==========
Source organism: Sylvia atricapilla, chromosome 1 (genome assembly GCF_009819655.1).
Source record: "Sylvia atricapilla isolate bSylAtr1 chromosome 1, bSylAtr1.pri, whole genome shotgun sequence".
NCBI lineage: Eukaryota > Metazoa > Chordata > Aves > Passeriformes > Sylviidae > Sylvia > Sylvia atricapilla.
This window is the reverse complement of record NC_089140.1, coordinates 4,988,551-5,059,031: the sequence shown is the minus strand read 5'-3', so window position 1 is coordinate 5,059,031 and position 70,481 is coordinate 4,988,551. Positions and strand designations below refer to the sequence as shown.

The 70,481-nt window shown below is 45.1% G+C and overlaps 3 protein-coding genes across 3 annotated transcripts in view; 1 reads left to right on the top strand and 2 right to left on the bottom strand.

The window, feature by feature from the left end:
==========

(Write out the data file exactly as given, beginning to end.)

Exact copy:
Source organism: Sylvia atricapilla, chromosome 1 (genome assembly GCF_009819655.1).
Source record: "Sylvia atricapilla isolate bSylAtr1 chromosome 1, bSylAtr1.pri, whole genome shotgun sequence".
NCBI lineage: Eukaryota > Metazoa > Chordata > Aves > Passeriformes > Sylviidae > Sylvia > Sylvia atricapilla.
This window is the reverse complement of record NC_089140.1, coordinates 4,988,551-5,059,031: the sequence shown is the minus strand read 5'-3', so window position 1 is coordinate 5,059,031 and position 70,481 is coordinate 4,988,551. Positions and strand designations below refer to the sequence as shown.

The 70,481-nt window shown below is 45.1% G+C and overlaps 3 protein-coding genes across 3 annotated transcripts in view; 1 reads left to right on the top strand and 2 right to left on the bottom strand.

The window, feature by feature from the left end: